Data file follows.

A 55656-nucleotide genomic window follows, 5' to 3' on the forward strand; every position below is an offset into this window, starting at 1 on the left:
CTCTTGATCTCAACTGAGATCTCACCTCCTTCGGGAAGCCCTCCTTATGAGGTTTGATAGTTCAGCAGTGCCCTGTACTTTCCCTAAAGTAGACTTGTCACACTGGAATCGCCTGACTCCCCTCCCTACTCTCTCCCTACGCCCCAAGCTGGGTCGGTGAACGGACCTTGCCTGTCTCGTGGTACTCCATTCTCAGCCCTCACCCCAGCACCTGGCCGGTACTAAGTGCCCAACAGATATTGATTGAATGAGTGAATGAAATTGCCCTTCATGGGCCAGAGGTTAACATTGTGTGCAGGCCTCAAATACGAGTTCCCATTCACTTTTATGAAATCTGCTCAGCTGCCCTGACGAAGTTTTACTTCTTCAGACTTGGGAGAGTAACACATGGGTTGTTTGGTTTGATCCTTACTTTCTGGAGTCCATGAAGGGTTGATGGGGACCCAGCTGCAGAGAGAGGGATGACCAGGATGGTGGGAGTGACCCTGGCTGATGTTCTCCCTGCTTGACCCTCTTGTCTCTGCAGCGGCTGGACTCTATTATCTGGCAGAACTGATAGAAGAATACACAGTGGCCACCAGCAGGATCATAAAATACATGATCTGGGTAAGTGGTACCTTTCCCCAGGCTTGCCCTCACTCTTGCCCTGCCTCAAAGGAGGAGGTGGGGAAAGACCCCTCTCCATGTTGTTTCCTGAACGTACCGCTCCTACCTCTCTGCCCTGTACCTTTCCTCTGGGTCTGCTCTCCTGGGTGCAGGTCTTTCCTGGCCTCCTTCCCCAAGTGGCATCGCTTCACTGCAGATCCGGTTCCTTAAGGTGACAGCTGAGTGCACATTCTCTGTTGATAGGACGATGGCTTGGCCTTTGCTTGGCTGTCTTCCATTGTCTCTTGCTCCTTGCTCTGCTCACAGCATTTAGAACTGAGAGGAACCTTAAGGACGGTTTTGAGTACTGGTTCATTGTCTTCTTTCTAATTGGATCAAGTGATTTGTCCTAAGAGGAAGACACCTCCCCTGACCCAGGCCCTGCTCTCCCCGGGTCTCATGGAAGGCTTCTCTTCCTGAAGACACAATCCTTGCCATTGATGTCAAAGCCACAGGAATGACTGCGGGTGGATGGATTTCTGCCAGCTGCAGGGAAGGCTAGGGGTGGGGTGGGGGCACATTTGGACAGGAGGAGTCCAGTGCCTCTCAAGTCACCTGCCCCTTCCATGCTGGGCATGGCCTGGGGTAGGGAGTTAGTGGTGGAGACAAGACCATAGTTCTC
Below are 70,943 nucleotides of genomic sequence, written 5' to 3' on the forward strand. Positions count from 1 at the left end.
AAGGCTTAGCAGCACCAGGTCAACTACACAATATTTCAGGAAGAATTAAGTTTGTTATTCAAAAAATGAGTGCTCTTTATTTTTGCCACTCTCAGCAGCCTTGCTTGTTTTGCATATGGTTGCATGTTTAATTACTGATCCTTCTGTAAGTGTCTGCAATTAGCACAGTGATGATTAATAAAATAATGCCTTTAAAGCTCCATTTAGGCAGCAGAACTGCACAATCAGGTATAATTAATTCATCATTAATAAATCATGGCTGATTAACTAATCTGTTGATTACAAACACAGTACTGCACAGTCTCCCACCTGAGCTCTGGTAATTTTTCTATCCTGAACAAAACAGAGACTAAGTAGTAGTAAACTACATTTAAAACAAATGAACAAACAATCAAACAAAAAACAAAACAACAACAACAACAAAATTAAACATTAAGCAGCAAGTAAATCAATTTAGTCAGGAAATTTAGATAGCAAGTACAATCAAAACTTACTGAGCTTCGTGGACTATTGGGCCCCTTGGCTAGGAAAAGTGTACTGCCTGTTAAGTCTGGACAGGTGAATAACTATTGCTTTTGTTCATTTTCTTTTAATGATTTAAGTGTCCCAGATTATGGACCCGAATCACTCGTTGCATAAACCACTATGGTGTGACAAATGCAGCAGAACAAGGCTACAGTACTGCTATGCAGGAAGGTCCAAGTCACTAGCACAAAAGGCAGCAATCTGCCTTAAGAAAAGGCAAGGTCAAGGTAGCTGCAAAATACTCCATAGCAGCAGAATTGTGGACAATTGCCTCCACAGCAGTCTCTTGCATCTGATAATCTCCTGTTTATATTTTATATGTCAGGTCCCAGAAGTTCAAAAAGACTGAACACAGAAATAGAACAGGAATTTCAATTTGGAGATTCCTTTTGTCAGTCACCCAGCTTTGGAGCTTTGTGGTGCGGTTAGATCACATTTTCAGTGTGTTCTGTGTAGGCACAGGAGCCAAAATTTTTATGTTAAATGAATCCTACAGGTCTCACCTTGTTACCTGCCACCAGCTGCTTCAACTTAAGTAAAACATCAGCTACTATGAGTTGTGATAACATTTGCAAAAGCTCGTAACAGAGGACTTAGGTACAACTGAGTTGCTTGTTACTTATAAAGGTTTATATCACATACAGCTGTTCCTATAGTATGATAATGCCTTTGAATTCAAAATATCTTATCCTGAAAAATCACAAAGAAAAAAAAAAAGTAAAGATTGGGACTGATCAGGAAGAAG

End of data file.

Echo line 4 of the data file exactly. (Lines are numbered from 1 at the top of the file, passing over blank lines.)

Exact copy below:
AAGGCTTAGCAGCACCAGGTCAACTACACAATATTTCAGGAAGAATTAAGTTTGTTATTCAAAAAATGAGTGCTCTTTATTTTTGCCACTCTCAGCAGCCTTGCTTGTTTTGCATATGGTTGCATGTTTAATTACTGATCCTTCTGTAAGTGTCTGCAATTAGCACAGTGATGATTAATAAAATAATGCCTTTAAAGCTCCATTTAGGCAGCAGAACTGCACAATCAGGTATAATTAATTCATCATTAATAAATCATGGCTGATTAACTAATCTGTTGATTACAAACACAGTACTGCACAGTCTCCCACCTGAGCTCTGGTAATTTTTCTATCCTGAACAAAACAGAGACTAAGTAGTAGTAAACTACATTTAAAACAAATGAACAAACAATCAAACAAAAAACAAAACAACAACAACAACAAAATTAAACATTAAGCAGCAAGTAAATCAATTTAGTCAGGAAATTTAGATAGCAAGTACAATCAAAACTTACTGAGCTTCGTGGACTATTGGGCCCCTTGGCTAGGAAAAGTGTACTGCCTGTTAAGTCTGGACAGGTGAATAACTATTGCTTTTGTTCATTTTCTTTTAATGATTTAAGTGTCCCAGATTATGGACCCGAATCACTCGTTGCATAAACCACTATGGTGTGACAAATGCAGCAGAACAAGGCTACAGTACTGCTATGCAGGAAGGTCCAAGTCACTAGCACAAAAGGCAGCAATCTGCCTTAAGAAAAGGCAAGGTCAAGGTAGCTGCAAAATACTCCATAGCAGCAGAATTGTGGACAATTGCCTCCACAGCAGTCTCTTGCATCTGATAATCTCCTGTTTATATTTTATATGTCAGGTCCCAGAAGTTCAAAAAGACTGAACACAGAAATAGAACAGGAATTTCAATTTGGAGATTCCTTTTGTCAGTCACCCAGCTTTGGAGCTTTGTGGTGCGGTTAGATCACATTTTCAGTGTGTTCTGTGTAGGCACAGGAGCCAAAATTTTTATGTTAAATGAATCCTACAGGTCTCACCTTGTTACCTGCCACCAGCTGCTTCAACTTAAGTAAAACATCAGCTACTATGAGTTGTGATAACATTTGCAAAAGCTCGTAACAGAGGACTTAGGTACAACTGAGTTGCTTGTTACTTATAAAGGTTTATATCACATACAGCTGTTCCTATAGTATGATAATGCCTTTGAATTCAAAATATCTTATCCTGAAAAATCACAAAGAAAAAAAAAAAGTAAAGATTGGGACTGATCAGGAAGAAG